The Blackmores and Bega infant formula push into China isn't working

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China’s seemingly insatiable appetite for Australian infant formula appears to have come to an end.

Discounting has set in and Bega Cheese says its partnership with Blackmores to sell infant formula to China isn’t getting the results it expected.

Sales haven’t materialised as forecast when the joint venture started in January and the partnership has also hit strong headwinds in the Australia market.

Bega told its shareholders today that it plans a provision of $5 million to $7 million on inventory, representing the company’s share of the Bemore partnership.

A short time ago, Bega shares were down more than 13% to $5.64.

The share prices of other Australian infant formula players were also taking a hit. a2 Milk Company was down 4.7% to $1.90 and Bellamy’s 1.8% to $13.02.

“There has been a great deal of interest in the partnership between Bega Cheese and Blackmores,” executive chairman Barry Irvin told the AGM.

“It is a great example of two Australian companies coming together to leverage the strengths of both. The partnership’s first products in infant formula and growing up milk powders destined for the Australian and Chinese market.”

The 50/50 partnership was created on two sets of expertise: The long history and technical knowledge Bega Cheese’s subsidiary Tatura Milk has in making infant formula and nutritional powders; and Blackmores’ strengths in brand development and record of growth in the China market.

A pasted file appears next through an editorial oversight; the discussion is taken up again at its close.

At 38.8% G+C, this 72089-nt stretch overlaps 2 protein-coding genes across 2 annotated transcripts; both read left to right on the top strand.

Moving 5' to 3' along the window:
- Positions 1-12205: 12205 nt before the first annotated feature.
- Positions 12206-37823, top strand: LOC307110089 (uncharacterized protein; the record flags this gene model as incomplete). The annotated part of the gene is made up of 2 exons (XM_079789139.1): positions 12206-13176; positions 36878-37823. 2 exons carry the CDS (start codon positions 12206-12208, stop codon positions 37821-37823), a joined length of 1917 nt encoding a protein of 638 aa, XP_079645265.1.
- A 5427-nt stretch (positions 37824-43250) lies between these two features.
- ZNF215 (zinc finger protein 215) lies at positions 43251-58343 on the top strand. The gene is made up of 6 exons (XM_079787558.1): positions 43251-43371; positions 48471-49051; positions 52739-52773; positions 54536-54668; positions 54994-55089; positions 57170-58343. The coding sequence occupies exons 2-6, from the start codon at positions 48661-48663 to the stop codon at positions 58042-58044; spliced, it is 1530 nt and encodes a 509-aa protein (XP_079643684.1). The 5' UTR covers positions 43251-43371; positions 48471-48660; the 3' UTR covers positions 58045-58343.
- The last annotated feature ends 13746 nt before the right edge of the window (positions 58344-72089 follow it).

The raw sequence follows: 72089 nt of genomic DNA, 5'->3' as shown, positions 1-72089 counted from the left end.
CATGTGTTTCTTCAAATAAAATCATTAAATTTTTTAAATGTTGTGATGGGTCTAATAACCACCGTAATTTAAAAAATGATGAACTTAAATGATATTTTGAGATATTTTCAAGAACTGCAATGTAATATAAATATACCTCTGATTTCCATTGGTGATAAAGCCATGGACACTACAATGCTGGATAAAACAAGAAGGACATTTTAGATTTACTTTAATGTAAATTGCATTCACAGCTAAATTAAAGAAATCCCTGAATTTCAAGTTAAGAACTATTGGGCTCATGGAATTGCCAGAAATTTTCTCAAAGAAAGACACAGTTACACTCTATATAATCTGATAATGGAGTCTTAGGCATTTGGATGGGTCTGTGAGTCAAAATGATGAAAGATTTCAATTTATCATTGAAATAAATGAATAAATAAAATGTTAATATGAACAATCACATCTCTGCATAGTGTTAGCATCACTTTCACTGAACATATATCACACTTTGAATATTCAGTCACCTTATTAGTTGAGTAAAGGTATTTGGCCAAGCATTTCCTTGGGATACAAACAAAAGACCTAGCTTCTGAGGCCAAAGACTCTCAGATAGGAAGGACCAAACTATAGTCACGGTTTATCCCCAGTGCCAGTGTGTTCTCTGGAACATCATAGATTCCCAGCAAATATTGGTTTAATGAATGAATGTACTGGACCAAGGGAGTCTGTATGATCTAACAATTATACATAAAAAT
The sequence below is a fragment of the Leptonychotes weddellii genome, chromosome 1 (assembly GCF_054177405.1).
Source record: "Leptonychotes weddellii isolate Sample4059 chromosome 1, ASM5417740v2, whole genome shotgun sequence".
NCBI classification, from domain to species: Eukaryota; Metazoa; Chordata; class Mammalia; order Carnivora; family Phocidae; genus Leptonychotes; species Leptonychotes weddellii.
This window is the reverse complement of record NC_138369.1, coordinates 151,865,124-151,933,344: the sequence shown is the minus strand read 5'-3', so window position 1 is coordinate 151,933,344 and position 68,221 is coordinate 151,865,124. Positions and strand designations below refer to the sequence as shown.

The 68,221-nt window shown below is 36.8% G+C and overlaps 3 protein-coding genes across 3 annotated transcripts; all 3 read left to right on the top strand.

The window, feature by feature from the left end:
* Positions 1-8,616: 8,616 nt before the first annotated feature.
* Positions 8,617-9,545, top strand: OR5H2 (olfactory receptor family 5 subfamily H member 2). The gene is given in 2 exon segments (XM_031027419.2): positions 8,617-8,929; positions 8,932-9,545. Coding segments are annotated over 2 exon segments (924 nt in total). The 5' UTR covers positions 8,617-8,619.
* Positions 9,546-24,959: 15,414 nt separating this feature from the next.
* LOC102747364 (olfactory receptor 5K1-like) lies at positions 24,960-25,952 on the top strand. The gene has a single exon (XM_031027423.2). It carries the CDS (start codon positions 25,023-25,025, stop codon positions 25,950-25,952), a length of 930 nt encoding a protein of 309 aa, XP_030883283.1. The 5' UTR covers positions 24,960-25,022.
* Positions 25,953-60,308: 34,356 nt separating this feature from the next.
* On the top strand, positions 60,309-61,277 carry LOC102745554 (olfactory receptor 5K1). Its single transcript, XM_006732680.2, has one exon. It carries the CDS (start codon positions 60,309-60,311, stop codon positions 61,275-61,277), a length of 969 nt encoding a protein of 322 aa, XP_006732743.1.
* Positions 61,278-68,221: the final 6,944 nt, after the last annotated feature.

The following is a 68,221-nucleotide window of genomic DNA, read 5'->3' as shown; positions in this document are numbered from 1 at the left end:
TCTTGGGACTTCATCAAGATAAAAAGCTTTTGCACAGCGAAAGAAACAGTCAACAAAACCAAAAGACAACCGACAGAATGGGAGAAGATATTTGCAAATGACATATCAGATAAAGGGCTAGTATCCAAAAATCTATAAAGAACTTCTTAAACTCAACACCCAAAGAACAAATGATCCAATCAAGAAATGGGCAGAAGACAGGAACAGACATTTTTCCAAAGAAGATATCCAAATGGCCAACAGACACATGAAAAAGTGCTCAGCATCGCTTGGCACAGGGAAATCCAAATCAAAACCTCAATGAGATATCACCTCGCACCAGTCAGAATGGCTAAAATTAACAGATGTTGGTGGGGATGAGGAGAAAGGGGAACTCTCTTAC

However, the mad scramble in China for clean and green Australian infant formula has eased. Newer players aren’t getting the traction of early adopters such as a2 Milk or Bellamy’s.

“We have great confidence in the value of the combination of the skills and capacities of both companies however there is no doubt that we have seen significant change in the nutritionals market since the partnership launched its first products in January,” Irvin says.

“While this time last year supermarket shelves were empty and customers in Australia and internationally were providing ever increasing orders, the combination of a regulation change in China, a supply response to the demand signals and the evolution of supply channels to market now sees significant discounting in the market place and signs of short term oversupply.

“This change in market circumstances has seen our expected sales not materialise at levels that were initially forecast and some strong headwinds for the partnership particularly in the Australian market.”

Irvin says Bega and Blackmores are keeping the business under constant review.

Bega in 2016 increased revenue by 7.5% to $1.2 billion and after tax profit by 132% to $28.8 million.

Blackmores, which has a very healthy business selling vitamins in China, is holding its AGM on Thursday.

In August, Blackmores said early sales of the joint venture infant formula had hit $9 million. Its share price was steady today at $112.55.

When the partnership was announced the company’s shares exploded above $200.

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